It is estimated that the average human being will make 2 million mistakes in life. OK, not really—we have no idea of the actual figure, but that seems close. What to do about the small percentage we make at work and that haunt us days, weeks, even months later?
Writing in Harvard Business Review, Manfred F.R. Kets de Vries points out that at the heart of feeling ashamed is a feeling that we are exposed—either to others or to ourselves. No other feeling is more disturbing or destructive to the self.
He points out three techniques to cope with those awful moments:
1. Bring to light whatever makes you feel shame. If you’re ashamed of a mistake, admit your slip-up and take responsibility. Bringing it out in the open will allow you to heal and move on.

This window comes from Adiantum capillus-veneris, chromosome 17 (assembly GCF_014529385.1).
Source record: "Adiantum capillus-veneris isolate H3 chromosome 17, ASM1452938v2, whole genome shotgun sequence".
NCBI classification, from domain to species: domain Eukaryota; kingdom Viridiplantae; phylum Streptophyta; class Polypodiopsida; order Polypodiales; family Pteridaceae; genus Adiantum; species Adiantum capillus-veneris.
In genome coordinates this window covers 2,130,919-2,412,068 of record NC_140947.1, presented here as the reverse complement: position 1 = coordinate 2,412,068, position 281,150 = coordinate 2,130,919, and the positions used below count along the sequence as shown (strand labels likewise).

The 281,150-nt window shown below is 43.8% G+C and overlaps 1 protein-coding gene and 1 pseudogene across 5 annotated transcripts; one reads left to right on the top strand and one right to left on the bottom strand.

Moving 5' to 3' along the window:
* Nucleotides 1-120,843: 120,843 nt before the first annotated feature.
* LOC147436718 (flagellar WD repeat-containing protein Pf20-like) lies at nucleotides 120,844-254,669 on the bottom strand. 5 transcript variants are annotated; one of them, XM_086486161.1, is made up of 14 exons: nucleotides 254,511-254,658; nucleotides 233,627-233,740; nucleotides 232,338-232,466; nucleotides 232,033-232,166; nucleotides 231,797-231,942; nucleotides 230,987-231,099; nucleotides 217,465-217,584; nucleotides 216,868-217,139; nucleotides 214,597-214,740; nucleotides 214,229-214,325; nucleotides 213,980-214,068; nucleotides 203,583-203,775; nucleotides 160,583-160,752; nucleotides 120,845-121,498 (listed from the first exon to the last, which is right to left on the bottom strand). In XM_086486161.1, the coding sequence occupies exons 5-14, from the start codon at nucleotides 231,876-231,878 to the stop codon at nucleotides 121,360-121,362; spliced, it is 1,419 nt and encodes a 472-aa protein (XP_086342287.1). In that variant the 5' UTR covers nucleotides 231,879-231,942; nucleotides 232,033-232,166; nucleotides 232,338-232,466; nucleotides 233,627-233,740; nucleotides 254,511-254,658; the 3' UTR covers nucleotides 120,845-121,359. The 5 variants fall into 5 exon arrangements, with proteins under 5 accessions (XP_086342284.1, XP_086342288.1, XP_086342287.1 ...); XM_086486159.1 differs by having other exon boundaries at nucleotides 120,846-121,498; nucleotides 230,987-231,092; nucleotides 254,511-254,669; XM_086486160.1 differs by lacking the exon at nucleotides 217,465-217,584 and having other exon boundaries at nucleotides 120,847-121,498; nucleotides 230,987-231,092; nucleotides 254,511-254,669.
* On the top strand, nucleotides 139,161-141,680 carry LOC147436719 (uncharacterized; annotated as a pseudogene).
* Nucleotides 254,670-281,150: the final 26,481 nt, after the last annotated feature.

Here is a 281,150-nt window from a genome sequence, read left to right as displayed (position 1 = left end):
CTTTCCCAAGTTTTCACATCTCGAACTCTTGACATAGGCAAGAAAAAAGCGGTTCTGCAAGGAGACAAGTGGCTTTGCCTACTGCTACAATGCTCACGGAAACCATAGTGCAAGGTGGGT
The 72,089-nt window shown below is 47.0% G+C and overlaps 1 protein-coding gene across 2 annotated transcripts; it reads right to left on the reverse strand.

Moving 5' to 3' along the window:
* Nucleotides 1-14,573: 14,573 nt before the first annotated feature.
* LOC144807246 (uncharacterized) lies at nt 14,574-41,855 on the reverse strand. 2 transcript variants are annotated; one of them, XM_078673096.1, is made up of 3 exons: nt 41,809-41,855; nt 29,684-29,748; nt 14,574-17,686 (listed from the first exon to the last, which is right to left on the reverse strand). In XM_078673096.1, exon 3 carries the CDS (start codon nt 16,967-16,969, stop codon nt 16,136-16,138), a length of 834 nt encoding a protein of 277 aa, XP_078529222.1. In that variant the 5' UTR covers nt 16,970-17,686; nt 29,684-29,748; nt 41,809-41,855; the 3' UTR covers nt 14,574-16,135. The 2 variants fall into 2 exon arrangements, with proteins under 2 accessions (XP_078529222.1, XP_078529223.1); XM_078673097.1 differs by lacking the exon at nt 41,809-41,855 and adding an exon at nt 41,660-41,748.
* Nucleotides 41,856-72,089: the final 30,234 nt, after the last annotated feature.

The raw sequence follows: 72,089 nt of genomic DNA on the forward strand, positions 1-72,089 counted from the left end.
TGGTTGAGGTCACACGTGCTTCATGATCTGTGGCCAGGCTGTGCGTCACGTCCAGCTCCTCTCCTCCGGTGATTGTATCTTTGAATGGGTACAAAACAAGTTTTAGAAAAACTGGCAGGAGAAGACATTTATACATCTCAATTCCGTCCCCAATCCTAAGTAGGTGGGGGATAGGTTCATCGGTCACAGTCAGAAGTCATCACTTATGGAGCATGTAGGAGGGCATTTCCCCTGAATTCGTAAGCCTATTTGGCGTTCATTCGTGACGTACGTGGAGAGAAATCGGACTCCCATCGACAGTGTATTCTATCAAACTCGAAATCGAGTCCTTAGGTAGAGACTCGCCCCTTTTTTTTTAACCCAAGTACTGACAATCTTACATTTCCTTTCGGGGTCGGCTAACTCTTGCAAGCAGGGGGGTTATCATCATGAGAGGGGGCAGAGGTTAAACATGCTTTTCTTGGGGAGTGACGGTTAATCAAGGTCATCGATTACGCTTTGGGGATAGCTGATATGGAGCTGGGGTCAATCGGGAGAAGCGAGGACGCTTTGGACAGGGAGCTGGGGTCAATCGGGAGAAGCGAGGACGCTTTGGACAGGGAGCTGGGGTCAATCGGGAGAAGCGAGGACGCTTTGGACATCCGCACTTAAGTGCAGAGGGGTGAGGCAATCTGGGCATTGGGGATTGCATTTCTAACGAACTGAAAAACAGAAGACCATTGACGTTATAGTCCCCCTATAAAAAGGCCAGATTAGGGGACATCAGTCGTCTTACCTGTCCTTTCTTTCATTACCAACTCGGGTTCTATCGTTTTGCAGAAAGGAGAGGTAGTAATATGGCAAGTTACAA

2. Be supportive of yourself. You’d be compassionate and helpful if a co-worker or friend had made the same mistake, so treat yourself the same way.
3. Stop letting negative thoughts spiral through your mind. Instead of blaming yourself or others for your gaffe, frame it as a positive learning experience. If the problem is consistent and serious enough, consider seeking the help of a counselor.
— Adapted from “Don’t Let Shame Become a Self-Destructive Spiral,” Manfred F.R. Kets de Vries, Harvard Business Review.
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